It’s amazing how a shift in thinking about the way you do business can make a monumental difference. That’s the case for the Cottners, husband and wife Woody and Candace and their son Jerome, are the owners and operators of Global Aviation Technologies.

Woody, who had a great mind for engineering, was an in-demand tech in the aviation industry and like most budding entrepreneurs saw a need a responded to it. He kept hearing about an unmet need from airplane owners. They’d bought fairly expensive planes from the companies he worked for that were becoming older. The customers wanted some of the newer technologies but weren’t willing to invest in another multi-million-dollar plane to get them.

The aircraft companies, who were more interested in selling another plane, refused to do the work.

Woody started part-time producing the engineering designs that were required for customers to make the upgrades to their planes. He rented a small office, so the next time the proverbial layoff came around. He walked out the door and into his business full time.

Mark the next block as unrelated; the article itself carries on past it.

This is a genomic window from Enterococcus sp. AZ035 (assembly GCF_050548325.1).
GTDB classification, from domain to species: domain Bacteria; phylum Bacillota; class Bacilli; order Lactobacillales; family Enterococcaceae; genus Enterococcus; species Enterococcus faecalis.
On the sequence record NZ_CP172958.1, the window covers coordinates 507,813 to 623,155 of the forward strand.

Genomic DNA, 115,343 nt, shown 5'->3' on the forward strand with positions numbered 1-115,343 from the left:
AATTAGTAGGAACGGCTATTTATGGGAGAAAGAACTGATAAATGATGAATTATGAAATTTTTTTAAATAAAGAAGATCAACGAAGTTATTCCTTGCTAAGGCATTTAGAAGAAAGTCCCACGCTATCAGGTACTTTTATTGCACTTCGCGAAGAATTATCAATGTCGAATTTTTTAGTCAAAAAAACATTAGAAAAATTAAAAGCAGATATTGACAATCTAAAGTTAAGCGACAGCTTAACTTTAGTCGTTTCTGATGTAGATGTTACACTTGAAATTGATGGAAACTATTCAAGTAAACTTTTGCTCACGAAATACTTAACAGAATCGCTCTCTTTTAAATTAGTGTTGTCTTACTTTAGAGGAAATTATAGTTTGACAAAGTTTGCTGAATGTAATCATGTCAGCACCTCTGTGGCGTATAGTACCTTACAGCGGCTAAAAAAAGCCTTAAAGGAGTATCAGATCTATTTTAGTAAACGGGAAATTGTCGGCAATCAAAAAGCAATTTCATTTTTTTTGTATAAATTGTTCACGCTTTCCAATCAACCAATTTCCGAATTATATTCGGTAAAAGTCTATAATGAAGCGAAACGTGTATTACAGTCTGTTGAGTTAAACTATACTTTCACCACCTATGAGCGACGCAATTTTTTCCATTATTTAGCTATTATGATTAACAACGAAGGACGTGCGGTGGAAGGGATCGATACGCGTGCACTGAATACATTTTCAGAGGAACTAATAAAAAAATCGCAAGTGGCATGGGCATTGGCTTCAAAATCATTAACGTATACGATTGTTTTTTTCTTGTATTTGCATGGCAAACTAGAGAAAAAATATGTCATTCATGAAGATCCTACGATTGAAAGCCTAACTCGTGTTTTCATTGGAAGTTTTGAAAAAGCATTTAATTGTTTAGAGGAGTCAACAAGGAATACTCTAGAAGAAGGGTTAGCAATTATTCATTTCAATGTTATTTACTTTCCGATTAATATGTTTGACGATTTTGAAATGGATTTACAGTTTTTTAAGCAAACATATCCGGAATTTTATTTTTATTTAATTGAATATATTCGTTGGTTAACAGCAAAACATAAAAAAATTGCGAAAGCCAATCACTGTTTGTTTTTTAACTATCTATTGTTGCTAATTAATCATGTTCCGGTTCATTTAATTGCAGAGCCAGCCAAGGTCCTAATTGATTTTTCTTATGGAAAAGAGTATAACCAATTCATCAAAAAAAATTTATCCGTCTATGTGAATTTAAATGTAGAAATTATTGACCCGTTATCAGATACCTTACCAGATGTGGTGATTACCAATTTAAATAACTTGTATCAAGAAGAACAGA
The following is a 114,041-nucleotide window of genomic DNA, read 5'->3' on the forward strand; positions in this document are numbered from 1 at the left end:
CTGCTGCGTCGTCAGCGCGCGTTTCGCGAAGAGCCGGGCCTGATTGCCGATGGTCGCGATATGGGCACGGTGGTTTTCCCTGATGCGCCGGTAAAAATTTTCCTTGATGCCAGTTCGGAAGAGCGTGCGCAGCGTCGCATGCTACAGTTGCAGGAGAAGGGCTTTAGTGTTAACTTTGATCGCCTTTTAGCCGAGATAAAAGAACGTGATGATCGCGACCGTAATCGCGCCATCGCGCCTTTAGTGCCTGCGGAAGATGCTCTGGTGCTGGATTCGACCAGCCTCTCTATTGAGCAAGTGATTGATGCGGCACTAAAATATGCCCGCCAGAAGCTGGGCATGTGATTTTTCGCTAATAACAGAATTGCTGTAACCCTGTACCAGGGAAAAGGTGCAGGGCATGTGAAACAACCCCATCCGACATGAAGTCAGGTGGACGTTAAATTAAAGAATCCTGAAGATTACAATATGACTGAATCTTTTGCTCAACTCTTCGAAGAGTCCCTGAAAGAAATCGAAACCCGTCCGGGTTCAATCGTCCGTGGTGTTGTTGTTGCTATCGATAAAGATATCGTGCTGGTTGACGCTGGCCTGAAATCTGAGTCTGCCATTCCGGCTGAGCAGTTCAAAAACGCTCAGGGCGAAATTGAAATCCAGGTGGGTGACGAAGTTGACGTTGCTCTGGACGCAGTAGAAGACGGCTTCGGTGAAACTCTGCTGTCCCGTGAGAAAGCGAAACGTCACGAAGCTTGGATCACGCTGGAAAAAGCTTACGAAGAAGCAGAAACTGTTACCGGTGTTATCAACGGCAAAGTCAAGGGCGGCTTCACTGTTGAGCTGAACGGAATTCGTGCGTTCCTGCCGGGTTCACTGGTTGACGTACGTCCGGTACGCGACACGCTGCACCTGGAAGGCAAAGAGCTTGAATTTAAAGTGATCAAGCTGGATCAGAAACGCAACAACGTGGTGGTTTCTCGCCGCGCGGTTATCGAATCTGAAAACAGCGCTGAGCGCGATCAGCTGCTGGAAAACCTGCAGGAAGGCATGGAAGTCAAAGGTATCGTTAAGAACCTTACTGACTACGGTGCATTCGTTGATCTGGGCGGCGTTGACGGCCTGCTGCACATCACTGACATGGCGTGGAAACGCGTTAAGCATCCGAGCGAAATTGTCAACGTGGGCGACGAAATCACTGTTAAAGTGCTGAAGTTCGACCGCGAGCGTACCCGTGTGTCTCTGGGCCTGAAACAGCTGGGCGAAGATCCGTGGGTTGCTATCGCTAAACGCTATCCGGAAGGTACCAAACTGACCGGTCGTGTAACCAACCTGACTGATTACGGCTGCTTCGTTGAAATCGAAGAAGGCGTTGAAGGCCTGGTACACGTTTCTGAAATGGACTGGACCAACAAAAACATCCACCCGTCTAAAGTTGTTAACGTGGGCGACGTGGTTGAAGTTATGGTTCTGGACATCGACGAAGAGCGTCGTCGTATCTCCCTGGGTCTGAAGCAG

For years, the couple operated a small but successful business handling the engineering work customers needed for their upgrades. Candace joined the company handling the business operations.

Then, once again, Woody made a shift in response to their customers’ requests, which grew them from a small engineering firm to and manufacturing and maintenance company with two hangers at Wichita’s Municipal Airport.

What was it the customers wanted? “They wanted a one-stop-shop,” said Woody.

Instead of taking his engineering designs somewhere else to get them installed, people wanted him to install them. These same customers also needed repairs, maintenance and required periodic overhauls on their planes. When the plane was down for a retrofit, they asked, couldn’t they get everything taken care of at once?

It wasn’t necessarily an ah-ha moment. Woody, knew it was a great idea, but major expansions of that level they would require a major capital investment.

We can tell you, they put their heads down, prepared their financials and went shopping for capital.

With their expansion, the Cottners also added a manufacturing facility. Those parts Woody and his team of engineers were designing, not their crew manufacture them for retail.

In addition to their son Jerome who helps runs the business, the Cottners now employ a staff of about 30. A close and religious family, they give credit to God for their blessings but keep working hard so he(she) knows they’re open and ready to receive them.